[6] https://www.gov.uk/government/news/water-companies-could-face-legal-action-after-investigation-launched-into-sewage-treatment-works I read this and wondered whether OfWat and Defra have enough money, enough power or are simply lazy. The government is supposed to protect its population and seems to be failing in this.

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**A1 ** 70m³ for four for six months => 35m³ each, 35000 litres, or a bit under 100 litres a day, 96 litres/day to 2sf. This is ⅔ or 64% of the national mean and suggests that you don't have many baths and have efficient toilets (the biggest waste of water is flushing).

Across 56 million, 150 litres / day each is 56x10⁶ x 365 x 150 /1000 = 3.066 x 10⁹ m³ / year = 3.1 m³/yr to 2sf, though I'm happy with calling that just three gigalitres, 3 Gl/year.

That last answer is 55% of the total, so 3.066 / 0.55 = 5.57 Gl/yr to 2sf

**A2 ** Litres per gallon 4.54(609), very similar to grams per pound 453.592 (so 454 to 3sf, like it says on an older jamjar). 1.6gals= 7.28, and 5-7 gals = 22.7 - 31.8 litres all to 3sf.

(ii) 5 flushes at (22.735-7.275) litres per event is 77.3 litres per person per day, about half the 150 value. The 150 value is the national average, which inlcudes those with 'old' toilets and those with 'new', so the 150 figure does not apply to an individual case.

(iii) For any one day, the saving per flush is (4-1.6)x4.54609 = 10.9(106) litres per flush. But this calculation would be easier to look at what you used before, 5x4x4.54 = 90.09 litres/day and what you use 'now', 3x1.6x4.54=21.82 litres/day, a saving of 68.3 (3sf in the final result) litres per day 68.3/150 is 45.5% saving; you've reduced your previous value to 55% of what it was.

(iv) 60% of 55% is 33%; the 150 litres a day would be more like 100 litres per day (to 1sf, because we're using very approximate figures)

**A3 **(i)** **UK total sludge 1990 1130066 tonnes so divide by 58.68 million = 19.258 kg / person of sludge solids

(ii) 1130066 x 67.22/58.68 = 1294530 tonnes or last answer x population. 3sf would be appropriate, 1.30 Mt.

**A4 ** (ii) If the 11 billion was right and nothing changed, we'd expect growth to be in line with population growth, so 11x67.22/59.37 = 12.45, so perhaps, as that is 12 billion to 2sf. If the population growth was not supported by other growth, then the extra would apply to only the 55% used in Q2(iv) taking the 55% of 11billion from 6.05 to 6.85 an additional 0.8 billion litres, a new total of 11.8 billion, which is also 12 billion to 2sf.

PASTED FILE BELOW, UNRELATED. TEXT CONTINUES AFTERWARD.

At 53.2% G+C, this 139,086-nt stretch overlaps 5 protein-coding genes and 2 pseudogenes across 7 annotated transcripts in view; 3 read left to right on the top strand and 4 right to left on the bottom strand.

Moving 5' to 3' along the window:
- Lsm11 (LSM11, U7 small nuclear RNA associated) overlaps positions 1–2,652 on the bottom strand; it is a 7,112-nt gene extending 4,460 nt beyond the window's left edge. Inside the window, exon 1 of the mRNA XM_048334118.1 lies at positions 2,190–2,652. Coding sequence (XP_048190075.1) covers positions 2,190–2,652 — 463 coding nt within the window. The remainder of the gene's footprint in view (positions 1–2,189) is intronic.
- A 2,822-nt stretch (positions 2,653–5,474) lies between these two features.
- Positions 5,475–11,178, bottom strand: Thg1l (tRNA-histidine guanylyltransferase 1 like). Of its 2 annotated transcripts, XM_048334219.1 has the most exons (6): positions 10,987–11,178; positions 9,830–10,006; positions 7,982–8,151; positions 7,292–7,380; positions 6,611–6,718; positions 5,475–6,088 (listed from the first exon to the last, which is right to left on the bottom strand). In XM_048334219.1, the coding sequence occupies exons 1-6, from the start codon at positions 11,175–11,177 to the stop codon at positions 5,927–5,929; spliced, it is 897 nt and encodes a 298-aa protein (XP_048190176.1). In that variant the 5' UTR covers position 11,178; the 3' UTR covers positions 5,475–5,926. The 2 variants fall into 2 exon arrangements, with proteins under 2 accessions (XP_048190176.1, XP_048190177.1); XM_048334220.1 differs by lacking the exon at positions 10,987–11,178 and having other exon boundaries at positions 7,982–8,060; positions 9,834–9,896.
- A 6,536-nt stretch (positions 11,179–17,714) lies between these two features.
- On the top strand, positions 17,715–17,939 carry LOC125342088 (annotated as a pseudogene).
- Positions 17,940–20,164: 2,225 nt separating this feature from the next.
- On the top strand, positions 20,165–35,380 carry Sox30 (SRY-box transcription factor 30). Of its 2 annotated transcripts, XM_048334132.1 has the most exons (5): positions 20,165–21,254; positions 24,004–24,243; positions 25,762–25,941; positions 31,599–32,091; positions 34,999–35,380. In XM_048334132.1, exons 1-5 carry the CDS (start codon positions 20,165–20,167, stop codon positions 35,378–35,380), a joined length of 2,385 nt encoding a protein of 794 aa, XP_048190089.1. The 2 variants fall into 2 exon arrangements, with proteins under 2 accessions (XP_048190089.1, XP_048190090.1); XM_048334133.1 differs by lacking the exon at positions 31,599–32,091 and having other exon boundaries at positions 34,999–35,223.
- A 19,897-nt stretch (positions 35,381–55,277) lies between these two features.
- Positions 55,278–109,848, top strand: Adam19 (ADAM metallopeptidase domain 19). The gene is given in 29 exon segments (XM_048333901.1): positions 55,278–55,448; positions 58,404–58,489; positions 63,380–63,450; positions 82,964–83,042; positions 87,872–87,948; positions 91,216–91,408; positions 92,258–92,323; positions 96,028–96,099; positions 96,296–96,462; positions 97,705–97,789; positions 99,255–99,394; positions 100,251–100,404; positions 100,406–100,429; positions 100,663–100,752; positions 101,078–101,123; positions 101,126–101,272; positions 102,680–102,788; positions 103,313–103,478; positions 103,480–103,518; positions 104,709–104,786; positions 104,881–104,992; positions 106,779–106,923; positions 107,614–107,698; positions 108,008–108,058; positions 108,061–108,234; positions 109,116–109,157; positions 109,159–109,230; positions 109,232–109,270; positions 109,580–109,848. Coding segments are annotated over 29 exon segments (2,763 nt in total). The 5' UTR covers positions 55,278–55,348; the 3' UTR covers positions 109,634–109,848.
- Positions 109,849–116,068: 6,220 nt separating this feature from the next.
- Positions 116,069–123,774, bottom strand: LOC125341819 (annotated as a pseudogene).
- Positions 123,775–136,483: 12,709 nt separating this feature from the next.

(iii) 3.5/0.87 = 4.023 million tonnes of biosolids, which leaves, from the 53 million tonnes per annum, some 49 million tonnes **per year** of water. Compared to 12 million tonnes **per day**, this is small, 49/(12x365) = 49/4380 = 1.1%

**A5 **** ** 12x10⁶x 3.78541 =4.5425 x 10⁷ litres = 45425 m³. 3x2x1 is 6 units³, so one unit³ is 4.5x10⁷/6 = 7570 m³ and one linear unit is ₃√7570.82x10⁶ = 19.6 m to 3sf, so the tank would be 59x39x20m to 2sf. It is tempting to move to 3sf but the initial information, 12 million US gallons was already rounded to 2sf. The move from 45 million cubic units to a linear unit will sort out the thinkers (or those who ask others, take or steal answers); the check in (iv) ought to sort all of this out

(iii) 45425 / (50x25x2) = 18.1 pools. Nothing like as big as you might expect.

(iv) 46000 m³ / (50x25x2) = 18.4 pools, not the 30 in the text. I think the author has used a 25m pool.

(v) 46000 m³ / 30 = 1533.3m³ per pool. 153x10⁶ / (25x25) = 2.453. Dividing by 25x50 fails to give an adequate depth, so the author *has* used 25m square pools and they would be 2.45m deep, which is 2.5m to the nearest decimetre.

(vi) 46000 - 2x(50x25x3) = 38500 m³ which is an olympic rowing course 108m wide, 2150m long and 16.5 cm deep.

38500 m³ / (58x1150) = 57.7 cm deep not good enough.

38500 m³ / (3x4x13.5) = 238 m to the nearest whole metre for three race lanes (so four lane widths). Hence one good lane gives a length of 475m, two lanes 317m, three lanes 238m, four lanes 190m. An eight is 18m long, so at least 25m width is required to turn around reliably. In practice a boat takes about 8m width and wants more than 10m, so the 'one good lane' gives an opportunity for practice between two boats, or for staggered starts. It seems to me that a boating lake would be better.

38500 / 1.5 = 25667 m², 2.57 ha. That's a decent size, 6 acres. The Serpentine (Hyde Park, London) is 16ha and 5m deep; my local lake is 22ha, and in practice we use about a third of that for boating. The size of the boating lake in Regent's Park (London) is a challenge to discover.